MATANZAS, Cuba — Since he was a boy, Senator Ted Cruz has said, all he wanted to do was “fight for liberty” — a yearning that he says was first kindled when he heard his father’s tales of fighting as a rebel leader in Cuba in the 1950s, throwing firebombs, running guns and surviving torture.
Those stories, retold by Mr. Cruz and by his father, Rafael, have hooked Republican audiences and given emotional power to the message that the Texas senator is pushing as a contender for the party’s presidential nomination. In their telling, the father’s experience in Cuba — when the country was swept up by the charismatic young Fidel Castro, only to see him become a repressive Communist dictator — becomes a parable for the son’s nightmarish vision of government overreach under President Obama.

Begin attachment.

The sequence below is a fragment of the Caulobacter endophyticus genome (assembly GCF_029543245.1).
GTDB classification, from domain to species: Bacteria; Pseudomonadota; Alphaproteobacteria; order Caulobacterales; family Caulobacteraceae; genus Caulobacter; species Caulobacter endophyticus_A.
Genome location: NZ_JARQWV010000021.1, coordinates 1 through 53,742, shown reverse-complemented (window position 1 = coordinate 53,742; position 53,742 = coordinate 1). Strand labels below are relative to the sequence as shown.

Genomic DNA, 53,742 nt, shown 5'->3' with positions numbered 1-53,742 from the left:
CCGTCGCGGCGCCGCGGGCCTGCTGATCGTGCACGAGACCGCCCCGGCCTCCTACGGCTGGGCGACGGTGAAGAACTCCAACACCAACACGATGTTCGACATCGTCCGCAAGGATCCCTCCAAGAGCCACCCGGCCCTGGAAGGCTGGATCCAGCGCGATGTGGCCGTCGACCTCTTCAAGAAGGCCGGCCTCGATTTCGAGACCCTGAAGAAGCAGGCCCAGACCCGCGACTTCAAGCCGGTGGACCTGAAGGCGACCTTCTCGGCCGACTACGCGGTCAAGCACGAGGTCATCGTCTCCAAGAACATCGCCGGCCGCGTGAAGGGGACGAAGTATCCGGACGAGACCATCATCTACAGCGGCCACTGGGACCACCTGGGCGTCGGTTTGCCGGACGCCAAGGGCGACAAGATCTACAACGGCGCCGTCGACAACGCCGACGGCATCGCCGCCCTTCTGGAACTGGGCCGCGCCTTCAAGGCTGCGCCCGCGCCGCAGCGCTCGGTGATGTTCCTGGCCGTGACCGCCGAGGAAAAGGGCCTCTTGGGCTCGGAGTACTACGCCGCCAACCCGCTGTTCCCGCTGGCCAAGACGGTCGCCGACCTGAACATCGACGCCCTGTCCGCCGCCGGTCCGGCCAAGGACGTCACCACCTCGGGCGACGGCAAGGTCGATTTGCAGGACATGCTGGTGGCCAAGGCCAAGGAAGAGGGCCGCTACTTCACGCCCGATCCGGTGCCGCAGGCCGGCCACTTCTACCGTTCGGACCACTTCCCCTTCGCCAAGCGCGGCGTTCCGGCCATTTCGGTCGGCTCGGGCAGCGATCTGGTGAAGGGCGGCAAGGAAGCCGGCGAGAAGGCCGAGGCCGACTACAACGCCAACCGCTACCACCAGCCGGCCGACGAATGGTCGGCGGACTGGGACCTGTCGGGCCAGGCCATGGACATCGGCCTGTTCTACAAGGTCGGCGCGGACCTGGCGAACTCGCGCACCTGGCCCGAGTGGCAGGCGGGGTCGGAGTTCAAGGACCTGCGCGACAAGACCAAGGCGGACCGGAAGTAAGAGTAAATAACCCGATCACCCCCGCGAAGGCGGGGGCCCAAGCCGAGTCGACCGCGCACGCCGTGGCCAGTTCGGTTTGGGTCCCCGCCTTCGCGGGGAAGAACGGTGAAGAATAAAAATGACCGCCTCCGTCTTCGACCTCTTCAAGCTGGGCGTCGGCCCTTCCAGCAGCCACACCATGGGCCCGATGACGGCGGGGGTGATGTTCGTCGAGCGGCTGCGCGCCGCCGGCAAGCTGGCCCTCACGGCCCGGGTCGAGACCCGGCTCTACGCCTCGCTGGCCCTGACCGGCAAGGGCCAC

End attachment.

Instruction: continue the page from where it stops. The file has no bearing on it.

But the family narrative that has provided such inspirational fire to Mr. Cruz’s speeches, debate performances and a recently published memoir is, his father’s Cuban contemporaries say, an embroidered one.
The elder Mr. Cruz, 76, recalls a vivid moment at a watershed 1956 battle in Santiago de Cuba, when he was with a hero of the revolution, Frank País, just hours before he was killed in combat.
In fact, Mr. País was killed seven months later and in a different place and manner.
In interviews, Rafael Cruz’s former comrades and friends disputed his description of his role in the Cuban resistance. He was a teenager who wrote on walls and marched in the streets, they said — not a rebel leader running guns or blowing up buildings.